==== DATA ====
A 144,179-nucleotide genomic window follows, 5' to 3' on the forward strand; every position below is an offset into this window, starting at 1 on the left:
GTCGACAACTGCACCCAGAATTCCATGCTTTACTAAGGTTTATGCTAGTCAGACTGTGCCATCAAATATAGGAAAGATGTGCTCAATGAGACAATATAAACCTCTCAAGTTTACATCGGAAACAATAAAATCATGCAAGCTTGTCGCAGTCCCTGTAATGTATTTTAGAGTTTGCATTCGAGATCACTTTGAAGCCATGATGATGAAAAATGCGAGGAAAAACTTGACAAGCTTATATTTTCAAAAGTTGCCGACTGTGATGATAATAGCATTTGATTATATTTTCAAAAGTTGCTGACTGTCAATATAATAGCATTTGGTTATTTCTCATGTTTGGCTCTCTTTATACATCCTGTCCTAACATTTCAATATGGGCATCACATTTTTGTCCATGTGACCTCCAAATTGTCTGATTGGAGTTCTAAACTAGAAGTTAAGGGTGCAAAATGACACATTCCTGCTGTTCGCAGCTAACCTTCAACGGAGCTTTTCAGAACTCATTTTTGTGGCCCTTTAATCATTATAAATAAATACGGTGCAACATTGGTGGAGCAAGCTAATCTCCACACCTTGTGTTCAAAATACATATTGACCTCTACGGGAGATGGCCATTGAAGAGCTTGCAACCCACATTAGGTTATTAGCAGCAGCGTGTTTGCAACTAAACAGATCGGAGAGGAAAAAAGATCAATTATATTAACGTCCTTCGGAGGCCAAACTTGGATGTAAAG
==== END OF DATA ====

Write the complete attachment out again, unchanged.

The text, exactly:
A 144,179-nucleotide genomic window follows, 5' to 3' on the forward strand; every position below is an offset into this window, starting at 1 on the left:
GTCGACAACTGCACCCAGAATTCCATGCTTTACTAAGGTTTATGCTAGTCAGACTGTGCCATCAAATATAGGAAAGATGTGCTCAATGAGACAATATAAACCTCTCAAGTTTACATCGGAAACAATAAAATCATGCAAGCTTGTCGCAGTCCCTGTAATGTATTTTAGAGTTTGCATTCGAGATCACTTTGAAGCCATGATGATGAAAAATGCGAGGAAAAACTTGACAAGCTTATATTTTCAAAAGTTGCCGACTGTGATGATAATAGCATTTGATTATATTTTCAAAAGTTGCTGACTGTCAATATAATAGCATTTGGTTATTTCTCATGTTTGGCTCTCTTTATACATCCTGTCCTAACATTTCAATATGGGCATCACATTTTTGTCCATGTGACCTCCAAATTGTCTGATTGGAGTTCTAAACTAGAAGTTAAGGGTGCAAAATGACACATTCCTGCTGTTCGCAGCTAACCTTCAACGGAGCTTTTCAGAACTCATTTTTGTGGCCCTTTAATCATTATAAATAAATACGGTGCAACATTGGTGGAGCAAGCTAATCTCCACACCTTGTGTTCAAAATACATATTGACCTCTACGGGAGATGGCCATTGAAGAGCTTGCAACCCACATTAGGTTATTAGCAGCAGCGTGTTTGCAACTAAACAGATCGGAGAGGAAAAAAGATCAATTATATTAACGTCCTTCGGAGGCCAAACTTGGATGTAAAG